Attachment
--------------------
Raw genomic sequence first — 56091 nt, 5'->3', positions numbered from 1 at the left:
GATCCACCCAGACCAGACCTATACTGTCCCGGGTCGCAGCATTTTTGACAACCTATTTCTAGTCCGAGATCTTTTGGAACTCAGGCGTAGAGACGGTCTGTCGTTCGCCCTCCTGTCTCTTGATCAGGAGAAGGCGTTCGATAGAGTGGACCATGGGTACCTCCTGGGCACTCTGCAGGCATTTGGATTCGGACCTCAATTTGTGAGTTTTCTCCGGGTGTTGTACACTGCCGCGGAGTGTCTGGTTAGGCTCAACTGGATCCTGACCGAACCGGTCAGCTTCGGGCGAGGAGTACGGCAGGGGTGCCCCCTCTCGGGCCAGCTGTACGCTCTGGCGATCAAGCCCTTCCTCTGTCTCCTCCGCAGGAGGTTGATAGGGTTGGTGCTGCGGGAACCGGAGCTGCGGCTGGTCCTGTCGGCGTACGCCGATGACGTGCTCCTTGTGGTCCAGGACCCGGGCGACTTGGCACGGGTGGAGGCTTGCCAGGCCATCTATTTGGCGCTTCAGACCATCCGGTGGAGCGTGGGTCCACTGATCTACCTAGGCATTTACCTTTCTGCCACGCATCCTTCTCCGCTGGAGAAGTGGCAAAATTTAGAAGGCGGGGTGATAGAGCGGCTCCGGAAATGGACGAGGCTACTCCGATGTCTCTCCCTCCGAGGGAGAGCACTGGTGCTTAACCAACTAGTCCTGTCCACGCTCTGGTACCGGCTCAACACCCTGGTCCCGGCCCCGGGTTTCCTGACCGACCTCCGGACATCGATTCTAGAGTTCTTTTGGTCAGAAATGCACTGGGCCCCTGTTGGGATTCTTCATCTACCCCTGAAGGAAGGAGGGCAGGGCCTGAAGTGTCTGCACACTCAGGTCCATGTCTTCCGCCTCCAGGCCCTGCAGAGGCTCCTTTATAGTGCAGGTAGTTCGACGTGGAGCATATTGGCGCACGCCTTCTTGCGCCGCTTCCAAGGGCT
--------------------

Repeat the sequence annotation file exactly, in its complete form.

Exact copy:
Raw genomic sequence first — 56091 nt, 5'->3', positions numbered from 1 at the left:
GATCCACCCAGACCAGACCTATACTGTCCCGGGTCGCAGCATTTTTGACAACCTATTTCTAGTCCGAGATCTTTTGGAACTCAGGCGTAGAGACGGTCTGTCGTTCGCCCTCCTGTCTCTTGATCAGGAGAAGGCGTTCGATAGAGTGGACCATGGGTACCTCCTGGGCACTCTGCAGGCATTTGGATTCGGACCTCAATTTGTGAGTTTTCTCCGGGTGTTGTACACTGCCGCGGAGTGTCTGGTTAGGCTCAACTGGATCCTGACCGAACCGGTCAGCTTCGGGCGAGGAGTACGGCAGGGGTGCCCCCTCTCGGGCCAGCTGTACGCTCTGGCGATCAAGCCCTTCCTCTGTCTCCTCCGCAGGAGGTTGATAGGGTTGGTGCTGCGGGAACCGGAGCTGCGGCTGGTCCTGTCGGCGTACGCCGATGACGTGCTCCTTGTGGTCCAGGACCCGGGCGACTTGGCACGGGTGGAGGCTTGCCAGGCCATCTATTTGGCGCTTCAGACCATCCGGTGGAGCGTGGGTCCACTGATCTACCTAGGCATTTACCTTTCTGCCACGCATCCTTCTCCGCTGGAGAAGTGGCAAAATTTAGAAGGCGGGGTGATAGAGCGGCTCCGGAAATGGACGAGGCTACTCCGATGTCTCTCCCTCCGAGGGAGAGCACTGGTGCTTAACCAACTAGTCCTGTCCACGCTCTGGTACCGGCTCAACACCCTGGTCCCGGCCCCGGGTTTCCTGACCGACCTCCGGACATCGATTCTAGAGTTCTTTTGGTCAGAAATGCACTGGGCCCCTGTTGGGATTCTTCATCTACCCCTGAAGGAAGGAGGGCAGGGCCTGAAGTGTCTGCACACTCAGGTCCATGTCTTCCGCCTCCAGGCCCTGCAGAGGCTCCTTTATAGTGCAGGTAGTTCGACGTGGAGCATATTGGCGCACGCCTTCTTGCGCCGCTTCCAAGGGCT